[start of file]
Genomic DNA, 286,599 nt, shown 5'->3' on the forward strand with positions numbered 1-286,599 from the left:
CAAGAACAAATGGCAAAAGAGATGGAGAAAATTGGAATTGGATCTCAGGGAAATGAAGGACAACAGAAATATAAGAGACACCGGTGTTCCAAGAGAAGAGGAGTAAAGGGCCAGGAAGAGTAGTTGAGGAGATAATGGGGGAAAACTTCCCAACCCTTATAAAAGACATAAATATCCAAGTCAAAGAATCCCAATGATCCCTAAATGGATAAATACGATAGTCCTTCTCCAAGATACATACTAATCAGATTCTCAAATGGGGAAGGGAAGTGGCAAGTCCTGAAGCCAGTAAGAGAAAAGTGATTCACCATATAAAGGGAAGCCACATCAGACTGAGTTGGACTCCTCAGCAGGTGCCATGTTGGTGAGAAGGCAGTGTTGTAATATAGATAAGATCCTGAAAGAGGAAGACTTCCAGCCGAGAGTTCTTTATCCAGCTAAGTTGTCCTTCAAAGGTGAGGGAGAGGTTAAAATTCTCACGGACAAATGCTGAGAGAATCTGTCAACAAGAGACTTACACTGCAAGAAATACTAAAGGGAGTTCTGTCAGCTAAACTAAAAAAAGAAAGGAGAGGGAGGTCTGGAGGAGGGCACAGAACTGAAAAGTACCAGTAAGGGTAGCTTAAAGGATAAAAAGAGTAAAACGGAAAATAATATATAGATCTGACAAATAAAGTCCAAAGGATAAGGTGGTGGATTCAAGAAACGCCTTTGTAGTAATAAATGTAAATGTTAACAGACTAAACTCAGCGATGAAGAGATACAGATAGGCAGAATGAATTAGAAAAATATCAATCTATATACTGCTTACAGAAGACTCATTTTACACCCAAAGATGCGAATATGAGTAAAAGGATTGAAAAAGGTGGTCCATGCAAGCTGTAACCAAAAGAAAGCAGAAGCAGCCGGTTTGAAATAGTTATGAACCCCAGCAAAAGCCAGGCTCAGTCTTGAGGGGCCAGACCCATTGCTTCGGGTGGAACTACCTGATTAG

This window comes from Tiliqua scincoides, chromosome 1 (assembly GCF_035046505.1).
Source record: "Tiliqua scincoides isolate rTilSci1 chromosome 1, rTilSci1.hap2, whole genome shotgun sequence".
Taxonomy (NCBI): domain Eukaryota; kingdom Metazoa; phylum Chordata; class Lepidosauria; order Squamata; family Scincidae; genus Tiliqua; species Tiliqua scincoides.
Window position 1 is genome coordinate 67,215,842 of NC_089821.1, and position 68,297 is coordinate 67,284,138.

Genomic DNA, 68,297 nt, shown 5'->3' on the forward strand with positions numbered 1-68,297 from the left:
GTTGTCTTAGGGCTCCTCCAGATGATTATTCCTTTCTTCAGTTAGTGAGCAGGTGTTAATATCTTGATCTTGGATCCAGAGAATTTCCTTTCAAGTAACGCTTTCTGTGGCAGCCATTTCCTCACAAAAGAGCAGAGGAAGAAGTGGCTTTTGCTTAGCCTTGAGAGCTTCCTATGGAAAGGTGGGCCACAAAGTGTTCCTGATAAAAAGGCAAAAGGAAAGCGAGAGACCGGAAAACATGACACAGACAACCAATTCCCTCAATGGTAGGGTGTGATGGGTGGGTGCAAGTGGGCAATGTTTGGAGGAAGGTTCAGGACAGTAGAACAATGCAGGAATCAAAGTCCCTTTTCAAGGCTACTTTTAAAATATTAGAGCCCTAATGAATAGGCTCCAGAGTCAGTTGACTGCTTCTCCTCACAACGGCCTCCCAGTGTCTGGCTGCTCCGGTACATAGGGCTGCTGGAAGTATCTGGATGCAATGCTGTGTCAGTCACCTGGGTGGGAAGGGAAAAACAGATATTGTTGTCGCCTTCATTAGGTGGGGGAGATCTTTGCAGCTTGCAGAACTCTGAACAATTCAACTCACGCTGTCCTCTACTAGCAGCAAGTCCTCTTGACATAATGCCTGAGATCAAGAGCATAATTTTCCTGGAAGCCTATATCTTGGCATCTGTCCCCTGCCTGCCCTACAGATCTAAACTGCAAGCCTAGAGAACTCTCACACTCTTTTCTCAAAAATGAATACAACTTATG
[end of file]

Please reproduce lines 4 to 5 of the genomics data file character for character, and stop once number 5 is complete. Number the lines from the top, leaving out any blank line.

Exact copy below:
Source record: "Tiliqua scincoides isolate rTilSci1 chromosome 1, rTilSci1.hap2, whole genome shotgun sequence".
Taxonomy (NCBI): domain Eukaryota; kingdom Metazoa; phylum Chordata; class Lepidosauria; order Squamata; family Scincidae; genus Tiliqua; species Tiliqua scincoides.